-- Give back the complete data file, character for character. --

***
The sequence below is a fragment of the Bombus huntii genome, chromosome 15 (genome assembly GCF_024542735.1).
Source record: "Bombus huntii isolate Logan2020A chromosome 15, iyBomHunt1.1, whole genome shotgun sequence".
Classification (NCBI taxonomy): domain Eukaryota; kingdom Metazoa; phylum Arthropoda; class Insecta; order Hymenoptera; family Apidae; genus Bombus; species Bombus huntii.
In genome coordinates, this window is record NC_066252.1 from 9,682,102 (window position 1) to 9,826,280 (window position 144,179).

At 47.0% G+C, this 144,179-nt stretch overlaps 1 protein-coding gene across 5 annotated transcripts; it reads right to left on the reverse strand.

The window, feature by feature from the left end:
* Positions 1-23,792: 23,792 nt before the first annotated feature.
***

The sequence below is a fragment of the Bombus huntii genome, chromosome 15 (genome assembly GCF_024542735.1).
Source record: "Bombus huntii isolate Logan2020A chromosome 15, iyBomHunt1.1, whole genome shotgun sequence".
Classification (NCBI taxonomy): domain Eukaryota; kingdom Metazoa; phylum Arthropoda; class Insecta; order Hymenoptera; family Apidae; genus Bombus; species Bombus huntii.
In genome coordinates, this window is record NC_066252.1 from 9,682,102 (window position 1) to 9,826,280 (window position 144,179).

At 47.0% G+C, this 144,179-nt stretch overlaps 1 protein-coding gene across 5 annotated transcripts; it reads right to left on the reverse strand.

The window, feature by feature from the left end:
* Positions 1-23,792: 23,792 nt before the first annotated feature.